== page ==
Parking lots had no recession

Over the last year and a half or so, major cities across North America have felt the recession to some extent, at least. However, in some major cities in Canada, specifically public parking lots, have apparently not experienced any recession. I say this because statistics have shown that parking lot prices in Canada’s major cities have not gone down as they should have like all other business. Instead, the prices have continued to increase. There are some legitimate reasons for this, but not all the reasons are completely legitimate.

The legitimate reasons they have for increasing their prices while most other businesses have been forced to drop them are mainly because of supply and demand. Under normal circumstances, the vacant parking spots in these lots would increase as less people are employed during a recession and people go out less as well. In the case of Canada’s large cities however, the population continues to grow due mainly to immigration. At the same time, relatively few new parking lots have been built, partly because of the recession. This creates a scenario whereby the demand grows due to increased population but, supply stalls or grows too slowly. This creates higher prices for a parking spot.

It means that just when you want to go out to get away from the increased stress many people have during tough times, the cost of doing so is now higher than it was before. Overall, the price of going out may be the same because although parking continues to rise, other businesses offer promotions to increase their revenues. Still, during these times, it should be cheaper to go out as this encourages people to do so and thus, begins the economic circle once again.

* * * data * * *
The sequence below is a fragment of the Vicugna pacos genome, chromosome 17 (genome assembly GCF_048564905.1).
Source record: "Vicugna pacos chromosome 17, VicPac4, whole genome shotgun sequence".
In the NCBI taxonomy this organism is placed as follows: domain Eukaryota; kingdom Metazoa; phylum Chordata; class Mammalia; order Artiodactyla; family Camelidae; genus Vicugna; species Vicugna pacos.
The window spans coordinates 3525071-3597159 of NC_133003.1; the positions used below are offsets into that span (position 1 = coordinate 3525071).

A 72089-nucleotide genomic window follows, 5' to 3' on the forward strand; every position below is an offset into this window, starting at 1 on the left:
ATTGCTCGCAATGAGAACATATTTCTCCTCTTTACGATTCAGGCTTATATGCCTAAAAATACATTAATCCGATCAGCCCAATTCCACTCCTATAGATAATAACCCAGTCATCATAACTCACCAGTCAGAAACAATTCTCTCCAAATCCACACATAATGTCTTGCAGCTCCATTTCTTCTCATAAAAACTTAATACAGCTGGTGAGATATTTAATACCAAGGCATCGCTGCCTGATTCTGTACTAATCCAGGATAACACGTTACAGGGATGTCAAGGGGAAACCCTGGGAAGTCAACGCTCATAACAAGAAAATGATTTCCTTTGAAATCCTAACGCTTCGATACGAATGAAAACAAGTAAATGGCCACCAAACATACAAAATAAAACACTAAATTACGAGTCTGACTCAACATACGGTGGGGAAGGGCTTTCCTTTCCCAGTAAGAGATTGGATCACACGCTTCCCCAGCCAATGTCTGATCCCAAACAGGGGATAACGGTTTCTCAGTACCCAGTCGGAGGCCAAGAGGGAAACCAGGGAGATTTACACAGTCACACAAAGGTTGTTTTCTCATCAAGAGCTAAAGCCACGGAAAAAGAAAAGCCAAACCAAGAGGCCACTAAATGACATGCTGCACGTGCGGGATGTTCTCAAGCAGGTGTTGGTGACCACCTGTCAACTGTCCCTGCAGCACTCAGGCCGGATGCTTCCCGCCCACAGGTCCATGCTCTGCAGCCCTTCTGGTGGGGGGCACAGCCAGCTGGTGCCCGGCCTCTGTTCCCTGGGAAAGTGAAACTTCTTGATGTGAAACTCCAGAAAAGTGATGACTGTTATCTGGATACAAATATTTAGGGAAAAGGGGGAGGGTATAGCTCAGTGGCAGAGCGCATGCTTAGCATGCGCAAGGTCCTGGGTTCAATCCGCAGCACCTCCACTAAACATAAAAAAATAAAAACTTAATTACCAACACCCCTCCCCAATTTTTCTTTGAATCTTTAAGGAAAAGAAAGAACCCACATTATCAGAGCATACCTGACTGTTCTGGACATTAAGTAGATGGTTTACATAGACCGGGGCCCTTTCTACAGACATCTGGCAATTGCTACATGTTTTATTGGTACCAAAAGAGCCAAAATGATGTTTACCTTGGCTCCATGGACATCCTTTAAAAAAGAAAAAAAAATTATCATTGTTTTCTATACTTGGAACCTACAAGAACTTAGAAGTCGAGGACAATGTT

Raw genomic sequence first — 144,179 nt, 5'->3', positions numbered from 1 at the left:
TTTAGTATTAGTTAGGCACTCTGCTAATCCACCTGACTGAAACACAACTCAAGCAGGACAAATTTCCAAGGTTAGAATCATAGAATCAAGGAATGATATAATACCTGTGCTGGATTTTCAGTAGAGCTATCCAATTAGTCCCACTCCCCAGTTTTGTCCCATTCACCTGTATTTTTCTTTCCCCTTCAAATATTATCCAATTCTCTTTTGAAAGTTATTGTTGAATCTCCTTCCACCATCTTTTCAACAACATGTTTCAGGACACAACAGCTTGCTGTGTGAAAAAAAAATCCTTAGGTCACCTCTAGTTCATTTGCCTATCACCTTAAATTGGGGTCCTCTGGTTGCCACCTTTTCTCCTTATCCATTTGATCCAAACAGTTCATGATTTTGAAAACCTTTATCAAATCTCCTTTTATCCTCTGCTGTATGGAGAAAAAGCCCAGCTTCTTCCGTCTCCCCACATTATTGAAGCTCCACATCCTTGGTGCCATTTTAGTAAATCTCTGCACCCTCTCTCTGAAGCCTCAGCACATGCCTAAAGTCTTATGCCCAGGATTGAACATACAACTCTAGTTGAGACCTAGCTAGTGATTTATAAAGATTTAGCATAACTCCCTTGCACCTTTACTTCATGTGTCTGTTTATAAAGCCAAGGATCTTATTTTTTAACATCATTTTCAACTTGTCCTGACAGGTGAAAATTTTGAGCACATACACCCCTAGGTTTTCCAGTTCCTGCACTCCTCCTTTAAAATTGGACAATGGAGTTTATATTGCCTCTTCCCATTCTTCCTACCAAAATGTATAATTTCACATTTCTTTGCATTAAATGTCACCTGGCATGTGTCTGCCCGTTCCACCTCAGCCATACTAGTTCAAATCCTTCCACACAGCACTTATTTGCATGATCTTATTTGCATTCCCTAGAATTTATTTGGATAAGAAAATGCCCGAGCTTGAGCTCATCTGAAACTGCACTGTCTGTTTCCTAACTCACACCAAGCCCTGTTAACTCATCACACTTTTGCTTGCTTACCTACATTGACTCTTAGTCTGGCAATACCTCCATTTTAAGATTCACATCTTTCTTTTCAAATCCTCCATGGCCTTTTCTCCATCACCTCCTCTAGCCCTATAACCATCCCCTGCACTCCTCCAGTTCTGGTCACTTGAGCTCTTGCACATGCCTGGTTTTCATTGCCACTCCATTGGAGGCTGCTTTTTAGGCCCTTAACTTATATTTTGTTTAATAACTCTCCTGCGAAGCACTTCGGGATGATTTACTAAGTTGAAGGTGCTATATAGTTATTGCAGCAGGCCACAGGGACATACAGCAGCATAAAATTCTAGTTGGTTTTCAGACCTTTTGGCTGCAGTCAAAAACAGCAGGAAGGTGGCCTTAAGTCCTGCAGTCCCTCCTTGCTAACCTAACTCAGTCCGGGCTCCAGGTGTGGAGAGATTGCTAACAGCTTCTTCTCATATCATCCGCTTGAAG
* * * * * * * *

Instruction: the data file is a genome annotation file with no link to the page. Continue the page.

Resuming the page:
According to a Canadian Press/Canadian Business article (click here to read it), Calgary is the most expensive place in Canada to park your car. Two of the big reasons for this are the lack of supply and the lack of an adequate alternative in the public transit system. As you would expect, Toronto is the second most expensive city with an average monthly cost of just over $336 per spot.

One of the most annoying parking lots in the city of Toronto is right by the Air Canada Centre. This is the arena where the NBA’s Toronto Raptors and NHL’s Toronto Maple Leafs play. During the regular season, the price for parking when a game is about to begin is $25. If you arrive too late, this lot is usually full because these teams generally pack the house. However, when one of these teams makes the playoffs, it seems like the parking lot makes the playoffs as well because the parking price jumps by $5 to $30. This is price gouging since the demand at that lot does not increase and when you are already there, you have to pay whatever they say otherwise you will be late for the game.

This is only one example of price gouging in this industry throughout major cities but there are many of other examples of this unfair practice. Price gouging is an illegitimate reason for the prices of parking to continue to increase. There is not enough enforcement of the laws that prohibit price gouging for this industry. If these laws were properly enforced, this alone would make a decent sized dent in the increase in prices. Someone tell the authorities.